A flow-through or drum humidifier is a question when an old humidifier dies due to its age, or cannot find parts anymore.
In installations that need a condensate pump I prefer a drum humidifier or steam humidifier. Neither of these units discharge water unless the float valve malfunctions. They do require more maintenance because of lime buildup from the evaporating water.
I have come to appreciate the flow-through humidifier because of the reduced maintenance it requires. It does have a few quirks that once addressed makes the unit operate more efficiently.
Install the unit on the warm air plenum that improves evaporation.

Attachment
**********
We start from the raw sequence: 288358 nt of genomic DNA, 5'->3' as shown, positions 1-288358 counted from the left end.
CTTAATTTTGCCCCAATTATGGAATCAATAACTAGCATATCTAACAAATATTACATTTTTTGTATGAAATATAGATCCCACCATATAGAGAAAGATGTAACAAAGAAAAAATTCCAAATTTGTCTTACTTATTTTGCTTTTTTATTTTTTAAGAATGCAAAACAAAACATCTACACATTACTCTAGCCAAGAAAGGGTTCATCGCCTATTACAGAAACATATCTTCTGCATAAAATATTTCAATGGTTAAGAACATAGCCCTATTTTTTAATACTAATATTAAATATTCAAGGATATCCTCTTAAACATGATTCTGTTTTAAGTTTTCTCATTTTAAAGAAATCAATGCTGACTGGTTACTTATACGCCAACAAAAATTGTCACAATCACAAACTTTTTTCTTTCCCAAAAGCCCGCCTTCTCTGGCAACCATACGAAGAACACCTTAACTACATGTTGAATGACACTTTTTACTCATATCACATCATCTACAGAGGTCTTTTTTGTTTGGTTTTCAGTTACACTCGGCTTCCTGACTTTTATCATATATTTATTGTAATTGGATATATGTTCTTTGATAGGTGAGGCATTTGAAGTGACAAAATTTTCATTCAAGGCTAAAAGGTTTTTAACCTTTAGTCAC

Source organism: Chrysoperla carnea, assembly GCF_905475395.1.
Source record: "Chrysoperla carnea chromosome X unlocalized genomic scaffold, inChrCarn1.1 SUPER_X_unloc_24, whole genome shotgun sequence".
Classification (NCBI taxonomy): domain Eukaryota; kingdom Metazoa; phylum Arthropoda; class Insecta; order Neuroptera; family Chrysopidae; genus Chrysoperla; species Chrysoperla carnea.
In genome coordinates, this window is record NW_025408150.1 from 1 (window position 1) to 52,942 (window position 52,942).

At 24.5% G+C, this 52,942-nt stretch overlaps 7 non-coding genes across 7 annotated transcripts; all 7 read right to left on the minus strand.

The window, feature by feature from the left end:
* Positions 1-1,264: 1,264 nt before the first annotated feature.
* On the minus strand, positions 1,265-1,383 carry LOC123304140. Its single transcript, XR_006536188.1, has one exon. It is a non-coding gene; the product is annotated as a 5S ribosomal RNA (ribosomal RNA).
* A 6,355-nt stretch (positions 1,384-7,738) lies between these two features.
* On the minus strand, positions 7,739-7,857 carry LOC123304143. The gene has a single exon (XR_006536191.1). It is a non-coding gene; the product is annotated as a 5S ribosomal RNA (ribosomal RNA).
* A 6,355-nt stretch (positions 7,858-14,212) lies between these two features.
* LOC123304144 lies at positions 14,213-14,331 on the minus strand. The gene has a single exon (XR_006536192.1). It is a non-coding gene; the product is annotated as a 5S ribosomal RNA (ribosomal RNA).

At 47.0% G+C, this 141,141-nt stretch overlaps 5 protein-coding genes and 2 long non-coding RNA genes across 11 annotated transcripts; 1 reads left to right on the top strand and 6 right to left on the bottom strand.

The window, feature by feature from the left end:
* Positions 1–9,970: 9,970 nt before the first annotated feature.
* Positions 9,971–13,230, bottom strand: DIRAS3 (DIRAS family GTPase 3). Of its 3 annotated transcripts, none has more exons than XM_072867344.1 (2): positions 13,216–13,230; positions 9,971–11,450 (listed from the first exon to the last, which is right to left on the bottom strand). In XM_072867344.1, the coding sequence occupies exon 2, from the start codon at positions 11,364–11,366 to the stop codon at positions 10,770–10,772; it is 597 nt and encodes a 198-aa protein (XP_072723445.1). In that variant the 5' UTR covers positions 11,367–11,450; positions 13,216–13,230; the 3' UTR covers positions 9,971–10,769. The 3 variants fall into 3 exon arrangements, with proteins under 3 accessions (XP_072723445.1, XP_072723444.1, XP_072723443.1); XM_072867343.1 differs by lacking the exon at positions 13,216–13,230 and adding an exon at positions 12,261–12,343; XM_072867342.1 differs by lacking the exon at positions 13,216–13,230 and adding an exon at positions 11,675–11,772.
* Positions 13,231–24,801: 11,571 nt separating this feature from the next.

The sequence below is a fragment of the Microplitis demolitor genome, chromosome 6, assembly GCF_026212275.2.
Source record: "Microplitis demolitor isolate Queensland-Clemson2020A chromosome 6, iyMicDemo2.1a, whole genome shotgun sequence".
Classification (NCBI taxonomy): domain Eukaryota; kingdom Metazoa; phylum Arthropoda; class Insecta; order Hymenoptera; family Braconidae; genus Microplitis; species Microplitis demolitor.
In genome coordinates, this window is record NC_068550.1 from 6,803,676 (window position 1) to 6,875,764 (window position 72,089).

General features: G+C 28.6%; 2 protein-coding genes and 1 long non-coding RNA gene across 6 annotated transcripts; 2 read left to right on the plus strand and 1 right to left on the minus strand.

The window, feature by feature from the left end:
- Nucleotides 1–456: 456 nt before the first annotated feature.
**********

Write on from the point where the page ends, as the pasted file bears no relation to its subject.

Attach the water supply to a hot water line for the same reason.
Not every installation requires this, but if the humidity in January will not get over 30% you may have a solution to that situation.
The only drawback I have with the flow-through humidifier is the amount of water that is wasted when the unit operates. On my mother’s unit, I throttle the water flow down with the shutoff valve by watching the discharge water through a clear drain hose. By reducing the water flow, I lower the humidity output, but also reduce the water waste.
In an installation where there is a condensate pump I check to see if there is a floor drain within reach. The condensate pump is for installations where there is no floor drain, or it is across a walkway, or it is too far away to run a drain line. It is not uncommon to find an installation where a condensation pump is used and a floor drain is within easy reach.
My question is why pump water that will drain by gravity without a pump?